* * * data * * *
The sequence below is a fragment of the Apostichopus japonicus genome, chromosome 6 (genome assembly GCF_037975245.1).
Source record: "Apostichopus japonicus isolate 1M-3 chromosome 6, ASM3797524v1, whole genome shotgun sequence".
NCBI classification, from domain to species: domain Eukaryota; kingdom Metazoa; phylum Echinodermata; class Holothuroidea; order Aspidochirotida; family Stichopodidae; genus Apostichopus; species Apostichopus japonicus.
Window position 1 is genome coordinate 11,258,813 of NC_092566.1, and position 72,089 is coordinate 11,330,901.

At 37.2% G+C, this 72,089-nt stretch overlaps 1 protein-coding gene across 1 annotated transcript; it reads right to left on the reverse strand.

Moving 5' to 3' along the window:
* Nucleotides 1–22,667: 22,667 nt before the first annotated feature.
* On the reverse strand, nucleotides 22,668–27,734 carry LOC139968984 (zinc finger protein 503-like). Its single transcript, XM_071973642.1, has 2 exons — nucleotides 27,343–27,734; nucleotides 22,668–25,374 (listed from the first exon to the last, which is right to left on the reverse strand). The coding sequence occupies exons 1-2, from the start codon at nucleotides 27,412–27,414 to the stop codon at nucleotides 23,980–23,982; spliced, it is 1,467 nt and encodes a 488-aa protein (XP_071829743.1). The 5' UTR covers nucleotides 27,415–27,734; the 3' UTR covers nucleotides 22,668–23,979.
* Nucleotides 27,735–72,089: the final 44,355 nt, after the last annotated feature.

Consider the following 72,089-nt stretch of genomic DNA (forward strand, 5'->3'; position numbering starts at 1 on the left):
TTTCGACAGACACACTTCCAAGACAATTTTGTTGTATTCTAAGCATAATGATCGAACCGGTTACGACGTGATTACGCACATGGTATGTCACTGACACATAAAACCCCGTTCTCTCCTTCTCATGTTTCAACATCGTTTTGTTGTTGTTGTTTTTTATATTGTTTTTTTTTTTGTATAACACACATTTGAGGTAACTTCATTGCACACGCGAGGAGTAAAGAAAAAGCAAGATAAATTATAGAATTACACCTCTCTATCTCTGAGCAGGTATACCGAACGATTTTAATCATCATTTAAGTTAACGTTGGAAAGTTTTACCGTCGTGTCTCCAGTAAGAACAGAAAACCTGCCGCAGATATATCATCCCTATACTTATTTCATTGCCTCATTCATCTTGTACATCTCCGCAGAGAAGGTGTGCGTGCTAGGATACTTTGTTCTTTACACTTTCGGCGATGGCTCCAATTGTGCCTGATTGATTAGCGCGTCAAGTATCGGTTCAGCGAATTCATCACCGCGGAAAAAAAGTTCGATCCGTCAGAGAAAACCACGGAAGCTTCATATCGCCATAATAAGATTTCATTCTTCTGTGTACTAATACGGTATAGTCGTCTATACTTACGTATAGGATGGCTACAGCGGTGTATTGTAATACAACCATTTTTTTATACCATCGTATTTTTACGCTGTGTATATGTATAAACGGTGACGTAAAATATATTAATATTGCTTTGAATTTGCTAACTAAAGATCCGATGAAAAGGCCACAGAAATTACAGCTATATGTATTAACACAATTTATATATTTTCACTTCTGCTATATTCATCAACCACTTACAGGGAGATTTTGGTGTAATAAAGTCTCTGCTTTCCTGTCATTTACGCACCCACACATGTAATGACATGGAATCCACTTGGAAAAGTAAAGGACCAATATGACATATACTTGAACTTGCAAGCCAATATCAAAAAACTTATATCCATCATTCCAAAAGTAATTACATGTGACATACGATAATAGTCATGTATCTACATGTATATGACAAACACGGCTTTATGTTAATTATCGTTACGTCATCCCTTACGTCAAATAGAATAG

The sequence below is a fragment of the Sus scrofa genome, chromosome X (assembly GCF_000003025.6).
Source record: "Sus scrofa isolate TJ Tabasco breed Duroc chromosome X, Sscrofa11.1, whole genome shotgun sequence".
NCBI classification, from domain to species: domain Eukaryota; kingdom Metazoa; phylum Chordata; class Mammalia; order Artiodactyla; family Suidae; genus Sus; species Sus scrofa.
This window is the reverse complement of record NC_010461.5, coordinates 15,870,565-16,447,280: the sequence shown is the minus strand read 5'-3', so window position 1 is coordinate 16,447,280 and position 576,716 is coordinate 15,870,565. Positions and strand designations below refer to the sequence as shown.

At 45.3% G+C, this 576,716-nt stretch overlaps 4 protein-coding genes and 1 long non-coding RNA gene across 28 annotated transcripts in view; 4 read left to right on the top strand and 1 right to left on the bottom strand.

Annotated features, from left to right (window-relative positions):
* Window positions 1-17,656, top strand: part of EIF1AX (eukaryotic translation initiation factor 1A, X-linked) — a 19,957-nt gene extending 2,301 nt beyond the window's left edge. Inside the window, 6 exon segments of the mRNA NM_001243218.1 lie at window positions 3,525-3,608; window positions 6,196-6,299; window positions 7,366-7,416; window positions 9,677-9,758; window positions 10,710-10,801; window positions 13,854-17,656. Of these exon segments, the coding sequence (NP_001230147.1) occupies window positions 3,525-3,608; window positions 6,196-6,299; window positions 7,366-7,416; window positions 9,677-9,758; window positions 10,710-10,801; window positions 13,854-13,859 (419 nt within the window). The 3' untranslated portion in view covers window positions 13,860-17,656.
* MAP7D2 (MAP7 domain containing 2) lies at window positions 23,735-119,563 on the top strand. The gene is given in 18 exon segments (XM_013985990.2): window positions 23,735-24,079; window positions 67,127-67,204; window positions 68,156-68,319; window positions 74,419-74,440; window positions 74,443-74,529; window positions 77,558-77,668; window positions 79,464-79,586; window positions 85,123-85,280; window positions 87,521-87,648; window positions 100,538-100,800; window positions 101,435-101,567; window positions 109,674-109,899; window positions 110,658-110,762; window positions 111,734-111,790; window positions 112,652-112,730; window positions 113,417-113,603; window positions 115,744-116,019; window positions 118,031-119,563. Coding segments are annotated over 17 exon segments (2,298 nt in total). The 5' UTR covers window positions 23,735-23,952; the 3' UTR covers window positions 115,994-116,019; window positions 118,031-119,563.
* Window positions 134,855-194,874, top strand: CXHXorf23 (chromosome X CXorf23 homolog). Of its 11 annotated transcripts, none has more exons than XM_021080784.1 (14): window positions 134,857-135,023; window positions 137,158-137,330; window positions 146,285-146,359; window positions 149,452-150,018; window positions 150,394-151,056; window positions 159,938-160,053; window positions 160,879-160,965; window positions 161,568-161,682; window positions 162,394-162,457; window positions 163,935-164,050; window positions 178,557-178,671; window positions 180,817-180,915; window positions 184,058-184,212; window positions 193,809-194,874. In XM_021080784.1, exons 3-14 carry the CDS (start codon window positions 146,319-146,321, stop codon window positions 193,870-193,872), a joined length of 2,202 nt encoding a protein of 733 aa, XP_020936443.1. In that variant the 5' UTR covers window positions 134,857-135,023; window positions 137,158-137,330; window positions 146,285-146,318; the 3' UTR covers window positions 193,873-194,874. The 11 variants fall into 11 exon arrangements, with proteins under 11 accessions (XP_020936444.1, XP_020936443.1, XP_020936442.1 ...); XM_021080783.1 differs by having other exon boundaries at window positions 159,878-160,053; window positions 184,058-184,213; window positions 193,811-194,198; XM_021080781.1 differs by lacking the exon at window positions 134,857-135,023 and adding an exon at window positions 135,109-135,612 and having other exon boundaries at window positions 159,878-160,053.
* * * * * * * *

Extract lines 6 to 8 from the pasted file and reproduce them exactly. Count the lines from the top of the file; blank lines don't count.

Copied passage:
Moving 5' to 3' along the window:
* Nucleotides 1–22,667: 22,667 nt before the first annotated feature.
* On the reverse strand, nucleotides 22,668–27,734 carry LOC139968984 (zinc finger protein 503-like). Its single transcript, XM_071973642.1, has 2 exons — nucleotides 27,343–27,734; nucleotides 22,668–25,374 (listed from the first exon to the last, which is right to left on the reverse strand). The coding sequence occupies exons 1-2, from the start codon at nucleotides 27,412–27,414 to the stop codon at nucleotides 23,980–23,982; spliced, it is 1,467 nt and encodes a 488-aa protein (XP_071829743.1). The 5' UTR covers nucleotides 27,415–27,734; the 3' UTR covers nucleotides 22,668–23,979.